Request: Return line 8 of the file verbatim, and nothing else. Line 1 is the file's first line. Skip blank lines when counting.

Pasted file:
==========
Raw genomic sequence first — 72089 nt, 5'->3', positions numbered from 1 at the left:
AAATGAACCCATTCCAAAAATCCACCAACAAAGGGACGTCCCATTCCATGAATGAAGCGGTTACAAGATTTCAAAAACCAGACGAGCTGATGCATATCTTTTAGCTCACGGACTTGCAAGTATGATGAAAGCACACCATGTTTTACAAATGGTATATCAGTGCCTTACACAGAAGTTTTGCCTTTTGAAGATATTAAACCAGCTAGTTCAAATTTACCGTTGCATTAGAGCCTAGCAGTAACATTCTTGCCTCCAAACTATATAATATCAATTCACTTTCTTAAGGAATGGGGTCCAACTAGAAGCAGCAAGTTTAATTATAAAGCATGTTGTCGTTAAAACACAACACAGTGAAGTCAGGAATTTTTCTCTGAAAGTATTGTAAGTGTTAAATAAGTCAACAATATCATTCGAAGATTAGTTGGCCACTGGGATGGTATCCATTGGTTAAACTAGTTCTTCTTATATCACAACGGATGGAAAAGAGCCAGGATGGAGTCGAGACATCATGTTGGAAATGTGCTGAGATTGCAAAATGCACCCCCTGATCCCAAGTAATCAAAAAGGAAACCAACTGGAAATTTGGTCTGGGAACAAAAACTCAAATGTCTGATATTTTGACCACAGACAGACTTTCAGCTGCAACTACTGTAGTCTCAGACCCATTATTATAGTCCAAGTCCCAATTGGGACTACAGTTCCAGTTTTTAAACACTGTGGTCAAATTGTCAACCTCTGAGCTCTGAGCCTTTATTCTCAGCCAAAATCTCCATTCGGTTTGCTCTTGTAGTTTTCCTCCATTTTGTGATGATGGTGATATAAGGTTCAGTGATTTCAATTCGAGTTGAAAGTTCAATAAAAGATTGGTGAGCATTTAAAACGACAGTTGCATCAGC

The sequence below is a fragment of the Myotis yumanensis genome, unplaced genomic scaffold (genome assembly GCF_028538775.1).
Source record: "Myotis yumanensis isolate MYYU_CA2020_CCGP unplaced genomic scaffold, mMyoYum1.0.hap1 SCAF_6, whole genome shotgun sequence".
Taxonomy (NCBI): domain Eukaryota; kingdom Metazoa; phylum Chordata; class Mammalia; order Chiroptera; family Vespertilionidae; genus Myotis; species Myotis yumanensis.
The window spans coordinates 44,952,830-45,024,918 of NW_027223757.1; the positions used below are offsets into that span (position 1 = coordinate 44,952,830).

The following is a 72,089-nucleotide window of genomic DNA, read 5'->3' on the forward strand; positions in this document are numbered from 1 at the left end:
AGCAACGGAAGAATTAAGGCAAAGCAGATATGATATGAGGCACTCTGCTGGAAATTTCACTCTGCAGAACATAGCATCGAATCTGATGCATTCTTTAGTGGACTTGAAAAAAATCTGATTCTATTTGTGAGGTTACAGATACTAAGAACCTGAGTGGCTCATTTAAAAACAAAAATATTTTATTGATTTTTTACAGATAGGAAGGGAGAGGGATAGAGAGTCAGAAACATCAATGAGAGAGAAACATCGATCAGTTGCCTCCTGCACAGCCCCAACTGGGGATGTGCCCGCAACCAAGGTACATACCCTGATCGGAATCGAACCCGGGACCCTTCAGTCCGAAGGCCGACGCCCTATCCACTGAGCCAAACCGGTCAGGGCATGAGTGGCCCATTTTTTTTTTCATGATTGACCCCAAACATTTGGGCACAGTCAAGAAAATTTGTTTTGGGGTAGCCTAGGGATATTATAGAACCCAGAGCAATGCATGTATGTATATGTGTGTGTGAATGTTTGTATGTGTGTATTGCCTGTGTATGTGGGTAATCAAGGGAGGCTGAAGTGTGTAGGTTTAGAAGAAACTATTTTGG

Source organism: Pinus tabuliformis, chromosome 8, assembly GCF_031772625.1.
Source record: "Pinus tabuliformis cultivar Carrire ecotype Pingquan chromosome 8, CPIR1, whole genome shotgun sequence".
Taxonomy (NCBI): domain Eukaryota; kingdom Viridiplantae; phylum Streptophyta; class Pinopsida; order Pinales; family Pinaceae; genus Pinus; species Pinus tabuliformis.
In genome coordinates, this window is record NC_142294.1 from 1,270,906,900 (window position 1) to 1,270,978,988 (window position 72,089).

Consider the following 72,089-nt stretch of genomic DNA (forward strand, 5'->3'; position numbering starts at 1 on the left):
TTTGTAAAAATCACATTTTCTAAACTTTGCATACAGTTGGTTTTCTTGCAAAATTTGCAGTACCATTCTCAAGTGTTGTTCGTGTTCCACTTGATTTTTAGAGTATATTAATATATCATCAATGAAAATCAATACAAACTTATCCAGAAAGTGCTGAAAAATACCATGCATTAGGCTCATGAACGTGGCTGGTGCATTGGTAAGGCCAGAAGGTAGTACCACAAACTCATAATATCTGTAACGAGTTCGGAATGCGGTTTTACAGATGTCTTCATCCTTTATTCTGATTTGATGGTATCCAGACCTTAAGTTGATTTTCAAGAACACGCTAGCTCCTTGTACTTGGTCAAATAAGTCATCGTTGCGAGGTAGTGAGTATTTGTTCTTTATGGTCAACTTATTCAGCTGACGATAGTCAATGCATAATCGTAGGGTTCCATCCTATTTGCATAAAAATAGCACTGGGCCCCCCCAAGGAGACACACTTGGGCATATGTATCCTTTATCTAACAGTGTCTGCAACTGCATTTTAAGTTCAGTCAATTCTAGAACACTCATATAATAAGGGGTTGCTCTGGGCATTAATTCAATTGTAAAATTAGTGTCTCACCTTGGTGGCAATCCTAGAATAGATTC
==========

AGCAACGGAAGAATTAAGGCAAAGCAGATATGATATGAGGCACTCTGCTGGAAATTTCACTCTGCAGAACATAGCATCGAATCTGATGCATTCTTTAGTGGACTTGAAAAAAATCTGATTCTATTTGTGAGGTTACAGATACTAAGAACCTGAGTGGCTCATTTAAAAACAAAAATATTTTATTGATTTTTTACAGATAGGAAGGGAGAGGGATAGAGAGTCAGAAACATCAATGAGAGAGAAACATCGATCAGTTGCCTCCTGCACAGCCCCAACTGGGGATGTGCCCGCAACCAAGGTACATACCCTGATCGGAATCGAACCCGGGACCCTTCAGTCCGAAGGCCGACGCCCTATCCACTGAGCCAAACCGGTCAGGGCATGAGTGGCCCATTTTTTTTTTCATGATTGACCCCAAACATTTGGGCACAGTCAAGAAAATTTGTTTTGGGGTAGCCTAGGGATATTATAGAACCCAGAGCAATGCATGTATGTATATGTGTGTGTGAATGTTTGTATGTGTGTATTGCCTGTGTATGTGGGTAATCAAGGGAGGCTGAAGTGTGTAGGTTTAGAAGAAACTATTTTGG